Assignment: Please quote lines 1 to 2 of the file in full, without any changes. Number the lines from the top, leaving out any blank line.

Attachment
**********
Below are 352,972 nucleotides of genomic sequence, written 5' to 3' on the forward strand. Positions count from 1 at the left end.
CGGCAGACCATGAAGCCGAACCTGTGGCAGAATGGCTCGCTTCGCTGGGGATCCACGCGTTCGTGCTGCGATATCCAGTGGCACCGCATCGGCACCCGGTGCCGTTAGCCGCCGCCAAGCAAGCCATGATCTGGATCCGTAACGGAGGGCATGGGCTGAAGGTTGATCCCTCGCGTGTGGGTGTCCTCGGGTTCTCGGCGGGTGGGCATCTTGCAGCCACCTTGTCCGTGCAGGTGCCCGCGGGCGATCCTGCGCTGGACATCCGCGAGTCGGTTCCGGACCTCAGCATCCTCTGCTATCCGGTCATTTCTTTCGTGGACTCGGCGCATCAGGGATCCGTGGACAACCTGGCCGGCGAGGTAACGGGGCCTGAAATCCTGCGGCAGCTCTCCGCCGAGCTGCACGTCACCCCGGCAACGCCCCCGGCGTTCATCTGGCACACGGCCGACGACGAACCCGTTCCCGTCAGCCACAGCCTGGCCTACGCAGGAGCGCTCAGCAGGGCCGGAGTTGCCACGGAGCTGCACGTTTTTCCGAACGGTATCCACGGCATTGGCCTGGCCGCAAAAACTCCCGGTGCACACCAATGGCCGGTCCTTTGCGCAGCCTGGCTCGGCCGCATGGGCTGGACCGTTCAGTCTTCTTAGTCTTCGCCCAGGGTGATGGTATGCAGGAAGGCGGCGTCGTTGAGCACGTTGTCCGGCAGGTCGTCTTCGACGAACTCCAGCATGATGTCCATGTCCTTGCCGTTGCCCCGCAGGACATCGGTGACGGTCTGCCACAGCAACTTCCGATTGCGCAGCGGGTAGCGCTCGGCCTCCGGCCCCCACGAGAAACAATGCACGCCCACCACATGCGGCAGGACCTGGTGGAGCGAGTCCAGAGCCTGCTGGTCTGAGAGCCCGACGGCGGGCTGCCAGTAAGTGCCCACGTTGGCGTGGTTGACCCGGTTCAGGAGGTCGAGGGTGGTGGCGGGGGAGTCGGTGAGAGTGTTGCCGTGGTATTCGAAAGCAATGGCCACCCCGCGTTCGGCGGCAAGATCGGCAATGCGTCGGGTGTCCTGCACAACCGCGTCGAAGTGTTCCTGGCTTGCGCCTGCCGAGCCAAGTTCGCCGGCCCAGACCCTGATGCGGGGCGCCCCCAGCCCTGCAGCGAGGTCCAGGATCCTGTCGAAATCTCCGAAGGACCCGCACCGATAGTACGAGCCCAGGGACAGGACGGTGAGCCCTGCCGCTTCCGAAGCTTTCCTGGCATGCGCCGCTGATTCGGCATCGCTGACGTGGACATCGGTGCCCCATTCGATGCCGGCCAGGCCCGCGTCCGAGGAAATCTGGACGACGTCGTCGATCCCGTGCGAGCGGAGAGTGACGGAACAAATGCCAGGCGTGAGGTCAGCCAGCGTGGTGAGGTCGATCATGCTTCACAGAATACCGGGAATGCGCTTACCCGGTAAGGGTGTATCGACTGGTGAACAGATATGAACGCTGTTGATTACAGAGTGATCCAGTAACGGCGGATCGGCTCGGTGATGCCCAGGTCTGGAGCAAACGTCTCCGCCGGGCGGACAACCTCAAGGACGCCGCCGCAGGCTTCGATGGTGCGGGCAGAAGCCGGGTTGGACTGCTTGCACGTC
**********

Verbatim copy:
Below are 352,972 nucleotides of genomic sequence, written 5' to 3' on the forward strand. Positions count from 1 at the left end.
CGGCAGACCATGAAGCCGAACCTGTGGCAGAATGGCTCGCTTCGCTGGGGATCCACGCGTTCGTGCTGCGATATCCAGTGGCACCGCATCGGCACCCGGTGCCGTTAGCCGCCGCCAAGCAAGCCATGATCTGGATCCGTAACGGAGGGCATGGGCTGAAGGTTGATCCCTCGCGTGTGGGTGTCCTCGGGTTCTCGGCGGGTGGGCATCTTGCAGCCACCTTGTCCGTGCAGGTGCCCGCGGGCGATCCTGCGCTGGACATCCGCGAGTCGGTTCCGGACCTCAGCATCCTCTGCTATCCGGTCATTTCTTTCGTGGACTCGGCGCATCAGGGATCCGTGGACAACCTGGCCGGCGAGGTAACGGGGCCTGAAATCCTGCGGCAGCTCTCCGCCGAGCTGCACGTCACCCCGGCAACGCCCCCGGCGTTCATCTGGCACACGGCCGACGACGAACCCGTTCCCGTCAGCCACAGCCTGGCCTACGCAGGAGCGCTCAGCAGGGCCGGAGTTGCCACGGAGCTGCACGTTTTTCCGAACGGTATCCACGGCATTGGCCTGGCCGCAAAAACTCCCGGTGCACACCAATGGCCGGTCCTTTGCGCAGCCTGGCTCGGCCGCATGGGCTGGACCGTTCAGTCTTCTTAGTCTTCGCCCAGGGTGATGGTATGCAGGAAGGCGGCGTCGTTGAGCACGTTGTCCGGCAGGTCGTCTTCGACGAACTCCAGCATGATGTCCATGTCCTTGCCGTTGCCCCGCAGGACATCGGTGACGGTCTGCCACAGCAACTTCCGATTGCGCAGCGGGTAGCGCTCGGCCTCCGGCCCCCACGAGAAACAATGCACGCCCACCACATGCGGCAGGACCTGGTGGAGCGAGTCCAGAGCCTGCTGGTCTGAGAGCCCGACGGCGGGCTGCCAGTAAGTGCCCACGTTGGCGTGGTTGACCCGGTTCAGGAGGTCGAGGGTGGTGGCGGGGGAGTCGGTGAGAGTGTTGCCGTGGTATTCGAAAGCAATGGCCACCCCGCGTTCGGCGGCAAGATCGGCAATGCGTCGGGTGTCCTGCACAACCGCGTCGAAGTGTTCCTGGCTTGCGCCTGCCGAGCCAAGTTCGCCGGCCCAGACCCTGATGCGGGGCGCCCCCAGCCCTGCAGCGAGGTCCAGGATCCTGTCGAAATCTCCGAAGGACCCGCACCGATAGTACGAGCCCAGGGACAGGACGGTGAGCCCTGCCGCTTCCGAAGCTTTCCTGGCATGCGCCGCTGATTCGGCATCGCTGACGTGGACATCGGTGCCCCATTCGATGCCGGCCAGGCCCGCGTCCGAGGAAATCTGGACGACGTCGTCGATCCCGTGCGAGCGGAGAGTGACGGAACAAATGCCAGGCGTGAGGTCAGCCAGCGTGGTGAGGTCGATCATGCTTCACAGAATACCGGGAATGCGCTTACCCGGTAAGGGTGTATCGACTGGTGAACAGATATGAACGCTGTTGATTACAGAGTGATCCAGTAACGGCGGATCGGCTCGGTGATGCCCAGGTCTGGAGCAAACGTCTCCGCCGGGCGGACAACCTCAAGGACGCCGCCGCAGGCTTCGATGGTGCGGGCAGAAGCCGGGTTGGACTGCTTGCACGTC